Welcome to Biting-Edge, a blog shared by authors and vampire experts, Mario Acevedo and Jeanne Stein. We’ll cover urban fantasy, vampires, pop culture, and all things Joss Whedon. Unlike other fantasy blogs, we don’t insist on body cavity searches (unless you ask politely). Snarkiness is most welcome...though we won't promise not to bite back!

Sunday, August 05, 2012
  The Old Hood. The New Hood.
Mario here:

Thank you Jeanne for covering for me last week. I was deep in the process of moving into new digs.

Years ago I had moved into Five Points, an area infamous in Denver for crime and urban decay. My son needed to move in with me and besides needing more room, my place at the time didn't allow for pets. So I rented a row house apartment in the 'hood. Little did I know that this temporary layover would last six years.


The epicenter: Five Points, at the corners of 26th, 27th, Welton, and Washington Streets.
 Officially, the neighborhood is known as Curtis Park and is the oldest "suburb" of Denver, construction having started here in the late 1870's for a community of middle class workers and the city's nouveau riche.

Sadly, Curtis Park fell into neglect in the late 1910's when the wealthier residents migrated to the tonier environs of Capitol Hill. Year by year, the base income dropped. Segregation corralled African-Americans along Welton Street and northward. Redlining limited home loans which choked the flow of money needed for upkeep. Misguided attempts by the city at development flattened blocks of historic homes.


Ironically, what saved Five Points was neglect. This part of town had such a seedy reputation that for decades no one wanted to live here, and that spared Curtis Park from the infestation of McMansions.



Despite recent gentrification, Five Points retains its gritty urban feel. The "Jesus Saves" rescue mission is blocks away, a hobo camp at Lawson Park (next to a popular softball field), and itinerant day laborers put you shoulder-to-shoulder with the down-and-out. Party goers flock to the nightclubs on Welton Street and in the mornings you'd find the sidewalks and curbs littered with show flyers and broken bottles of booze (and the occasional condom). Graffiti appeared like herpes and alley Dumpsters were jammed with piles of cheap, broken furniture. I'd been propositioned by hookers at 2PM right in front of my stoop. (I politely declined.) You learned to blank out the many pan handlers.


Over time, I began to appreciate the neighborhood and its urban vibe. The closest Light Rail stop was only two blocks away. We could walk to Coors Field and LoDo. How cool was that? My favorite urban hike included chichi 17th Avenue through Uptown. Trendy bars and hipster coffee shops mushroomed all around us. While we had our share of ghetto hood rats, they never bothered us. The nearby Safeway--nicknamed the Not-So-Safeway-- was remodeled and the clerks took care to go out of their way to greet me. One even came around her counter to give me a good-bye hug when I mentioned that I was moving away.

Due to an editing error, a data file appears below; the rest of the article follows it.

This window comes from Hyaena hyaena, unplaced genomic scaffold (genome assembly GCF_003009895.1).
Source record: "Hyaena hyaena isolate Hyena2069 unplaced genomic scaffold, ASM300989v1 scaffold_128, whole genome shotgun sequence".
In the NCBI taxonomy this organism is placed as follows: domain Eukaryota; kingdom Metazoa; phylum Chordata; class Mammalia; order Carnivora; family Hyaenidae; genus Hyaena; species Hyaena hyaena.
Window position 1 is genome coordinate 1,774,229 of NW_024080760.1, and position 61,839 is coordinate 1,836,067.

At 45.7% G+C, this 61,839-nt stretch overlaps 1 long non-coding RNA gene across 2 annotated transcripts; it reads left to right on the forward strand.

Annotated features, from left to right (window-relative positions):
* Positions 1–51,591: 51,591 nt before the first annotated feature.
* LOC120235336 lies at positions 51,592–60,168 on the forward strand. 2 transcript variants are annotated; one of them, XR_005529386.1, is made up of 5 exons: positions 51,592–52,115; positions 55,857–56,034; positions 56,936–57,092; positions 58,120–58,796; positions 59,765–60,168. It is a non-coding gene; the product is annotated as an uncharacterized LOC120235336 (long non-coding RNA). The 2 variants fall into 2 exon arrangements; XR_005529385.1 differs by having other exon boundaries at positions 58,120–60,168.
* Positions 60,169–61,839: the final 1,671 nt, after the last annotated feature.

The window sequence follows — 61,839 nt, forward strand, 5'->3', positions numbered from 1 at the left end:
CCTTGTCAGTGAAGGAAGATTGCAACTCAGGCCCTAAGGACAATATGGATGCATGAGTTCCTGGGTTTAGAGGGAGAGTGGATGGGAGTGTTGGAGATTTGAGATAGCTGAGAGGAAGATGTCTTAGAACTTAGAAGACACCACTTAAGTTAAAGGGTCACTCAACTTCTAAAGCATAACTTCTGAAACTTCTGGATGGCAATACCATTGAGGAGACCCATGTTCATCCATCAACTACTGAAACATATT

There was a bit of circularity in my experience here. I had my original author's head shot done by the photographer James Glader, who at the time lived and worked in this wreck of a building, the Mathews-Gotthelf Mansion. Like many of the larger homes in Curtis Park, this house had been sub-divided into apartments. Inside, the building reminded me of the derelict mansion that Tyler Durden lived in as a squatter in Fight Club. Then Shazamm! a couple of years later, I lived up the street and the mansion is getting a long overdue make-over.



Now I live in the Highlands, a part of Denver almost as old as Curtis Park. It's a homogenous neighborhood, mostly couples in their early-thirties with young children. Old, tall trees shade the narrow streets. Curtains of ivy and lush flower gardens decorate the houses. Though we live a block from a major thoroughfare, it remains much quieter than Five Points, where ambulance and police sirens were more common than the chirping of birds. No one scavenges our alley trash. There are no crazy people yelling at the corner or couples screaming insults. None of Five Points' character. I miss that 'hood.


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Comments:
When's the housewarming party? :)
 
Mario, I know all of those places! I recently moved from the Baker's district off of Broadway to a more sedate Park Hill. But I really miss the sound of trains at night. I can barely hear them from here.

Great post, thanks.
 
Hi Mario
Moving is a challenge. We now live in Lakewood. It is different from Thornton and I'm doing my best to find all the new stores. Your new place sounds wonderful.
Best of luck.
Nancy
 
Thanks all for your comments. Housewarming party? Stay tuned. The loudest sounds in my new hood are the lawn mowers :(
 
Welcome to Highlands, Mario. We have our own character...it's just not Five Points.

And I, single female, can pretty much walk out and about at all times of night.

Robin
 
Highlands was ghetto when my dad moved there in the early 1970's, especially the 32nd and Lowell intersection that I now refer to as "mini-Boulder."
 
Robin: we're neighbors!
Daven: 32 & Lowell is definitely mommy-hipster central.
 
Anyhoo, congrats on your new digs. Plus, I'm with Bets -- I'll bring the tequila! ;)
 
Renata: Oh yes!!!
 
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